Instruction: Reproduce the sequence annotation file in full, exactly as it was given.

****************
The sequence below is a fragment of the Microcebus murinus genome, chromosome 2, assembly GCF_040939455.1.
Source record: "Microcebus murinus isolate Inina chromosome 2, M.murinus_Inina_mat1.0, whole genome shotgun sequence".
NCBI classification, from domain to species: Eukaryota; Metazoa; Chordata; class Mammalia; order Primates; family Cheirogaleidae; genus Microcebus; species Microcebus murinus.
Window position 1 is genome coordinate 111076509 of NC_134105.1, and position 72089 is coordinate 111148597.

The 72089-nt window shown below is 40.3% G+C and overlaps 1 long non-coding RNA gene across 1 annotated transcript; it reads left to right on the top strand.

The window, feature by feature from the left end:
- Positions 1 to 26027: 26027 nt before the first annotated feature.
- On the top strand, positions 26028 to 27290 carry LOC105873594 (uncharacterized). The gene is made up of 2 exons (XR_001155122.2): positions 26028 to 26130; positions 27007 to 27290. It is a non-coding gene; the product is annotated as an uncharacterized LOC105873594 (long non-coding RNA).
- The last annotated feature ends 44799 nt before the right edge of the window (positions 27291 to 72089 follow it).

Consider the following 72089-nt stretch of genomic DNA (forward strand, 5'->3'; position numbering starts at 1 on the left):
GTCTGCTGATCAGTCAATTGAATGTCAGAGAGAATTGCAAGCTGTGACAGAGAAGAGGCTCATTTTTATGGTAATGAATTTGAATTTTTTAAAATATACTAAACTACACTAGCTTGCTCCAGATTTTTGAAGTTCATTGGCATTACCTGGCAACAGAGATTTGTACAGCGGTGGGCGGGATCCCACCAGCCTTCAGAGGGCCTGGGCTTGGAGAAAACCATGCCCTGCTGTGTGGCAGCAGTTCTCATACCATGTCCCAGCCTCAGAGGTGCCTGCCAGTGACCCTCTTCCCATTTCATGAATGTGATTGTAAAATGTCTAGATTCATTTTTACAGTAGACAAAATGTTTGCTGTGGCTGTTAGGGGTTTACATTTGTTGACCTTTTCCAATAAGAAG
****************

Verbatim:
The sequence below is a fragment of the Microcebus murinus genome, chromosome 2, assembly GCF_040939455.1.
Source record: "Microcebus murinus isolate Inina chromosome 2, M.murinus_Inina_mat1.0, whole genome shotgun sequence".
NCBI classification, from domain to species: Eukaryota; Metazoa; Chordata; class Mammalia; order Primates; family Cheirogaleidae; genus Microcebus; species Microcebus murinus.
Window position 1 is genome coordinate 111076509 of NC_134105.1, and position 72089 is coordinate 111148597.

The 72089-nt window shown below is 40.3% G+C and overlaps 1 long non-coding RNA gene across 1 annotated transcript; it reads left to right on the top strand.

The window, feature by feature from the left end:
- Positions 1 to 26027: 26027 nt before the first annotated feature.
- On the top strand, positions 26028 to 27290 carry LOC105873594 (uncharacterized). The gene is made up of 2 exons (XR_001155122.2): positions 26028 to 26130; positions 27007 to 27290. It is a non-coding gene; the product is annotated as an uncharacterized LOC105873594 (long non-coding RNA).
- The last annotated feature ends 44799 nt before the right edge of the window (positions 27291 to 72089 follow it).

Consider the following 72089-nt stretch of genomic DNA (forward strand, 5'->3'; position numbering starts at 1 on the left):
GTCTGCTGATCAGTCAATTGAATGTCAGAGAGAATTGCAAGCTGTGACAGAGAAGAGGCTCATTTTTATGGTAATGAATTTGAATTTTTTAAAATATACTAAACTACACTAGCTTGCTCCAGATTTTTGAAGTTCATTGGCATTACCTGGCAACAGAGATTTGTACAGCGGTGGGCGGGATCCCACCAGCCTTCAGAGGGCCTGGGCTTGGAGAAAACCATGCCCTGCTGTGTGGCAGCAGTTCTCATACCATGTCCCAGCCTCAGAGGTGCCTGCCAGTGACCCTCTTCCCATTTCATGAATGTGATTGTAAAATGTCTAGATTCATTTTTACAGTAGACAAAATGTTTGCTGTGGCTGTTAGGGGTTTACATTTGTTGACCTTTTCCAATAAGAAG